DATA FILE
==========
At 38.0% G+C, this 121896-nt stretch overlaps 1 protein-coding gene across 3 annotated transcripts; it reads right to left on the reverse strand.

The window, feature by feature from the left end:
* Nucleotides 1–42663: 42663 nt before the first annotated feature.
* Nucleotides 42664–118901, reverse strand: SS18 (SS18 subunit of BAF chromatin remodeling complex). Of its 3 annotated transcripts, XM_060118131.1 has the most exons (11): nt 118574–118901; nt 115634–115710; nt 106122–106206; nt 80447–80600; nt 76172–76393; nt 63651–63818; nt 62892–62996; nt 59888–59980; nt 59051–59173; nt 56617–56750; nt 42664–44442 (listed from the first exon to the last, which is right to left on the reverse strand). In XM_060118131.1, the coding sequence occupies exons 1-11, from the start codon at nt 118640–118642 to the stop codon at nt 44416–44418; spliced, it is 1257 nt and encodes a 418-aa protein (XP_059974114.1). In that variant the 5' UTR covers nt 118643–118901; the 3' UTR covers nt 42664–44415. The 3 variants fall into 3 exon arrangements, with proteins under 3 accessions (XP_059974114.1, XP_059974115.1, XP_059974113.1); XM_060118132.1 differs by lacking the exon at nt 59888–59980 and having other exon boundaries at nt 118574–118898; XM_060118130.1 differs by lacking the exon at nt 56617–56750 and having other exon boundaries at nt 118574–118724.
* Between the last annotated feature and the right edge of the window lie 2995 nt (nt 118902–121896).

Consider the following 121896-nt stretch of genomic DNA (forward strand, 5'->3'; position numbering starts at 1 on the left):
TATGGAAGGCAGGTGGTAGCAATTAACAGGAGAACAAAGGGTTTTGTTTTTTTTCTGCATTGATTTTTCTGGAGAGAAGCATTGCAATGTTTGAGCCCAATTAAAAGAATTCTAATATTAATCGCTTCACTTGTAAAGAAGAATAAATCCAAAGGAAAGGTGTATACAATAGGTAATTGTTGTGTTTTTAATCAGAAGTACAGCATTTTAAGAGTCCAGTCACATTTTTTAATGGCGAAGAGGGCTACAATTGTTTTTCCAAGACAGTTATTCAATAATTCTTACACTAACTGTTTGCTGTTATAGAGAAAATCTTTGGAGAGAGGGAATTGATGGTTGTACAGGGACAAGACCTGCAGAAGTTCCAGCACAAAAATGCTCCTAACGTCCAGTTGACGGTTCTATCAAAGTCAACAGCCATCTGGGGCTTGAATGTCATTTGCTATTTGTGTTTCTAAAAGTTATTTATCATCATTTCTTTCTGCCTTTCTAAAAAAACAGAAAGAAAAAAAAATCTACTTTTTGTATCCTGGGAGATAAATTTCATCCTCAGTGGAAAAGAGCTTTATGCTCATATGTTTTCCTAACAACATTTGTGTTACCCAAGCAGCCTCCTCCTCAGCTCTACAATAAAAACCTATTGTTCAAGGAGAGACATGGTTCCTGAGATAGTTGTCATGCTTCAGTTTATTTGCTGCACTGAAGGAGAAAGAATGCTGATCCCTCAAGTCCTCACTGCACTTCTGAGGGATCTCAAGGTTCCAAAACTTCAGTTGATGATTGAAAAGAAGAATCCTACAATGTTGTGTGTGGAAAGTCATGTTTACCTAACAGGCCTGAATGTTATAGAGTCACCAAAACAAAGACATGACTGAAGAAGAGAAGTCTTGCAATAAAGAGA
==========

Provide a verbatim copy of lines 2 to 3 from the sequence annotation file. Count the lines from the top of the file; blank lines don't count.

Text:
The window, feature by feature from the left end:
* Nucleotides 1–42663: 42663 nt before the first annotated feature.